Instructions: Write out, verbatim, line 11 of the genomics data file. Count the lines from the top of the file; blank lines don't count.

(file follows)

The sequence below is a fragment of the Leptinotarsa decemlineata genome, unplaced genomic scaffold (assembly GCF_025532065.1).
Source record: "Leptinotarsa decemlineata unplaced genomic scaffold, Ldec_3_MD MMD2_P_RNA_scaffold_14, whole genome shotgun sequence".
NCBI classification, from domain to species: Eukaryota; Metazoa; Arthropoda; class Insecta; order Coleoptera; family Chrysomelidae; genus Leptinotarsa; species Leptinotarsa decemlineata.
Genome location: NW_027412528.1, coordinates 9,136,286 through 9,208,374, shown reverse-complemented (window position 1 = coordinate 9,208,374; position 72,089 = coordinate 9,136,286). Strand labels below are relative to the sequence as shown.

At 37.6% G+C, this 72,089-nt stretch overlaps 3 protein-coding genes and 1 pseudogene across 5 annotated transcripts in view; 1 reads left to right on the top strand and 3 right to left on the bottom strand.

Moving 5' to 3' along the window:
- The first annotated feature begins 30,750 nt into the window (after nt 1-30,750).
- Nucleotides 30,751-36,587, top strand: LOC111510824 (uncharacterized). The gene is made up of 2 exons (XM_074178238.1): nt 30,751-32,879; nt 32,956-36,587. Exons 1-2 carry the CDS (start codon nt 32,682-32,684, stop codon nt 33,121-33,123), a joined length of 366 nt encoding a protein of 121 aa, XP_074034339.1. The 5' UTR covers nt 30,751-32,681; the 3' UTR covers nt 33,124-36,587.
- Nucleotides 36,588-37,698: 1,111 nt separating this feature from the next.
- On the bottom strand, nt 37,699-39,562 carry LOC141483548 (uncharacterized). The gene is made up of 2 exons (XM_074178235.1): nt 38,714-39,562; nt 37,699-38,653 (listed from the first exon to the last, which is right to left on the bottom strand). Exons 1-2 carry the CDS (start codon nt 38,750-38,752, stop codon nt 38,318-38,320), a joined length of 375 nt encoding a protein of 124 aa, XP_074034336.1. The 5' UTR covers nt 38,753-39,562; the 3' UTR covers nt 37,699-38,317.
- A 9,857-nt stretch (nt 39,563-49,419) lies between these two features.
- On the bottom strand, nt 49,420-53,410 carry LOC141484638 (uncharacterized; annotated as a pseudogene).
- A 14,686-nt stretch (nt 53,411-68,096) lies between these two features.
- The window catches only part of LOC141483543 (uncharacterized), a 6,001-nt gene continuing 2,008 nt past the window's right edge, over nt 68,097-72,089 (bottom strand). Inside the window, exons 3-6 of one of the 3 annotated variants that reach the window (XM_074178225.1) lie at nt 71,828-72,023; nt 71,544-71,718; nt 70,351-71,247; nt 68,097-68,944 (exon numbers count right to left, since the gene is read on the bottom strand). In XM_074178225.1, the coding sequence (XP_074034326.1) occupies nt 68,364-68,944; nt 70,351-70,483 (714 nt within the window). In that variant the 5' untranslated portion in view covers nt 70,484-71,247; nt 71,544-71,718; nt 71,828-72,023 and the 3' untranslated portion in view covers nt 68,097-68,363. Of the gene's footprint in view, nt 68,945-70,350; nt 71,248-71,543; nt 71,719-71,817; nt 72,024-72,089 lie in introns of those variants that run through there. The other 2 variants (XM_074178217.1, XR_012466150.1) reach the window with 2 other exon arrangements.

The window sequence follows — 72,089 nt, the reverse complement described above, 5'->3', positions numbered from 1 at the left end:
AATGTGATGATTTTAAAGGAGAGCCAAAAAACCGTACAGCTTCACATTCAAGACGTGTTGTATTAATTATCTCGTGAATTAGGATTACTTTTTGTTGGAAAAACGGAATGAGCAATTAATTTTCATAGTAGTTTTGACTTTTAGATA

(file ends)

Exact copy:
- A 9,857-nt stretch (nt 39,563-49,419) lies between these two features.